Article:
Psalm 150: Praise the Lord! Praise God in his sanctuary; praise him in his mighty firmament! 2 Praise him for his mighty deeds; praise him according to his surpassing greatness! 3 Praise him with trumpet sound; praise him with lute and harp! 4 Praise him with tambourine and dance; praise him with strings and pipe! 5 Praise him with clanging cymbals; praise him with loud clashing cymbals! 6 Let everything that breathes praise the Lord! Praise the Lord! (NRSV)
2. Spontaneous vs. Structured
Comment: On the side of “structure,” we could place the acrostic Psalms (e.g. Ps. 119) and the acrostic laments in Lamentations. These would represent a very measured and highly structured form of worship. And here we could cite C. S. Lewis’ quote in favor of structured public prayer:
The advantage of a fixed form of service is that we know what is coming. Ex tempore public prayer has this difficulty; we don’t know whether we can mentally join in it until we’ve heard it — it might be phoney or heretical. We are therefore called upon to carry on a critical and a devotional activity at the same moment: two things hardly compatible. In a fixed form we ought to have `gone through the motions’ before in our private prayers; the rigid form really sets our devotions free. I also find the more rigid it is, the easier it is to keep one’s thoughts from straying. Also it prevents getting too completely eaten up by whatever happens to be the preoccupation of the moment (i.e. war, an election, or what not). The permanent shape of Christianity shows through. I don’t see how the ex tempore method can help becoming provincial, and I think it has a great tendency to direct attention to the minister rather than to God. – C. S. Lewis, Letters, 239 (to a lady, 1 April 1952)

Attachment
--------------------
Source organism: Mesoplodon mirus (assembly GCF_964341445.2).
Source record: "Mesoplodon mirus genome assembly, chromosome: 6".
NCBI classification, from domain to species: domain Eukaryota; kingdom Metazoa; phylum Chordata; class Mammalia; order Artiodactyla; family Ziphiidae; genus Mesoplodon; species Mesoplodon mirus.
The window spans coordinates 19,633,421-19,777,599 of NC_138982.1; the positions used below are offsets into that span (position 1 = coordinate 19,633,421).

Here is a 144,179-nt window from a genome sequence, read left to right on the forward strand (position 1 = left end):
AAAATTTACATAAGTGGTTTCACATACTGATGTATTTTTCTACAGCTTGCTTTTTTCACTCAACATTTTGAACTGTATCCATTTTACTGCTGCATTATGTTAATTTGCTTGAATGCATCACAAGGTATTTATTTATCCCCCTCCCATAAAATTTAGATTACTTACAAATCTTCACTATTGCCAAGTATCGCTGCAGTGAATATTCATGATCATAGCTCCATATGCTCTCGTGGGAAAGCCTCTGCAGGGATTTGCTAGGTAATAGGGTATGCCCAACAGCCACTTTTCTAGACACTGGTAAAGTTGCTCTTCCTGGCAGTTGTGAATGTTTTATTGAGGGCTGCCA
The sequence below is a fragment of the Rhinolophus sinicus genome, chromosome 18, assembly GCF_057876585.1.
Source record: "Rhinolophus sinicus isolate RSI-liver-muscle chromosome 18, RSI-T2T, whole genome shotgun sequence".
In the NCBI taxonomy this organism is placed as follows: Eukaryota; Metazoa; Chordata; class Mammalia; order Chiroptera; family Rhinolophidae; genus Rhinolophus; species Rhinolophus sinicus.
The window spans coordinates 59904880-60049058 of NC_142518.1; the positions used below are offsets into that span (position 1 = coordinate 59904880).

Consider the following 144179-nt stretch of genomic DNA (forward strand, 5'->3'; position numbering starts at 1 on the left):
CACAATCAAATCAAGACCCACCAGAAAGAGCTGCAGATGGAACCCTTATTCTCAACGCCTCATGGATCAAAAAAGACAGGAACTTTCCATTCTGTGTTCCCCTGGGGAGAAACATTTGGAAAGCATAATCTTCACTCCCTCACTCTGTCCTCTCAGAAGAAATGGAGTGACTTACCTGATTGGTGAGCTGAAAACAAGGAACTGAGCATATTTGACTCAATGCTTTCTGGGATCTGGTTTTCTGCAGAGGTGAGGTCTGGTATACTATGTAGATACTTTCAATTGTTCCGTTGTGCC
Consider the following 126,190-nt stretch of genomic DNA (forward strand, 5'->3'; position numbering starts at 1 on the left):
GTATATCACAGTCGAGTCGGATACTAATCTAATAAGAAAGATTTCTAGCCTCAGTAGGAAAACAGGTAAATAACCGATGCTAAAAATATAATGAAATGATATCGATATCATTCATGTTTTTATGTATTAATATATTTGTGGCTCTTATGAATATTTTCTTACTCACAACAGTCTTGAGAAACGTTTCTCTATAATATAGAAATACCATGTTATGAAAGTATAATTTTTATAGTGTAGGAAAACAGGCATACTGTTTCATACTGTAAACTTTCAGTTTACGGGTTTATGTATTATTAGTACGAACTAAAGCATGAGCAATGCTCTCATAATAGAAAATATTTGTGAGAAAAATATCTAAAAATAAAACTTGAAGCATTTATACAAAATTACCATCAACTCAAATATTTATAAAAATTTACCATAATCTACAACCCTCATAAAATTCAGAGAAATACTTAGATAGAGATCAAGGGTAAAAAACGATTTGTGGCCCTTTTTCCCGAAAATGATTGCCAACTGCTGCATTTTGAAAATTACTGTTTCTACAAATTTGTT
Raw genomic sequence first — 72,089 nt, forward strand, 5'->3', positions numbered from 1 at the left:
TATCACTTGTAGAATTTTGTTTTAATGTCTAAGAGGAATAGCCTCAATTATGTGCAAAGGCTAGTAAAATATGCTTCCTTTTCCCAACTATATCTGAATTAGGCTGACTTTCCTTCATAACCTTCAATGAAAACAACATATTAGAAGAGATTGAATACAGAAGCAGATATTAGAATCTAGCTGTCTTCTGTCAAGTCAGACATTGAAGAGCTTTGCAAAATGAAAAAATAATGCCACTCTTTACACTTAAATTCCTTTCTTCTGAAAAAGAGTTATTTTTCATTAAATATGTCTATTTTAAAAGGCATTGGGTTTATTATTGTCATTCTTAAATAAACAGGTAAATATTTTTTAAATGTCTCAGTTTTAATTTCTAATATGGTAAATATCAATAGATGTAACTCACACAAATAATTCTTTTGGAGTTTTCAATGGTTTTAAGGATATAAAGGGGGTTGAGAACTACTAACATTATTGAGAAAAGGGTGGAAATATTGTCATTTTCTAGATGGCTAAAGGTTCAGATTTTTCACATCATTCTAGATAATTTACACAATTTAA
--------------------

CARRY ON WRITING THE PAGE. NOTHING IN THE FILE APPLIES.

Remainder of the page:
3. Prostrate vs. Active and Standing
Luke 18:9-14: 9 He also told this parable to some who trusted in themselves that they were righteous and regarded others with contempt: 10 “Two men went up to the temple to pray, one a Pharisee and the other a tax collector. 11 The Pharisee, standing by himself, was praying thus, ‘God, I thank you that I am not like other people: thieves, rogues, adulterers, or even like this tax collector. 12 I fast twice a week; I give a tenth of all my income.’ 13 But the tax collector, standing far off, would not even look up to heaven, but was beating his breast and saying, ‘God, be merciful to me, a sinner!’ 14 I tell you, this man went down to his home justified rather than the other; for all who exalt themselves will be humbled, but all who humble themselves will be exalted.” (NRSV)
1 Timothy 2:8: 8 I desire, then, that in every place the men should pray, lifting up holy hands without anger or argument. (NRSV)
4. Praise vs. Lament
Jeremiah 18: 19-23: Please, Lord, answer my prayer. Make my enemies stop accusing me of evil. 20 I tried to help them, but they are paying me back by digging a pit to trap me. I even begged you not to punish them. 21 But now I am asking you to let their children starve or be killed in war. Let women lose their husbands and sons to disease and violence. 22 These people have dug pits and set traps for me, Lord. Make them scream in fear when you send enemy troops to attack their homes. 23 You know they plan to kill me. So get angry and punish them! Don’t ever forgive their terrible crimes. (CEV)
The last word: After all that, should we add music to the list to be discussed in Sabbath School?
In short, there is much more diversity in Scripture than most of us can handle. But it still belongs to appropriate ways of worshiping God.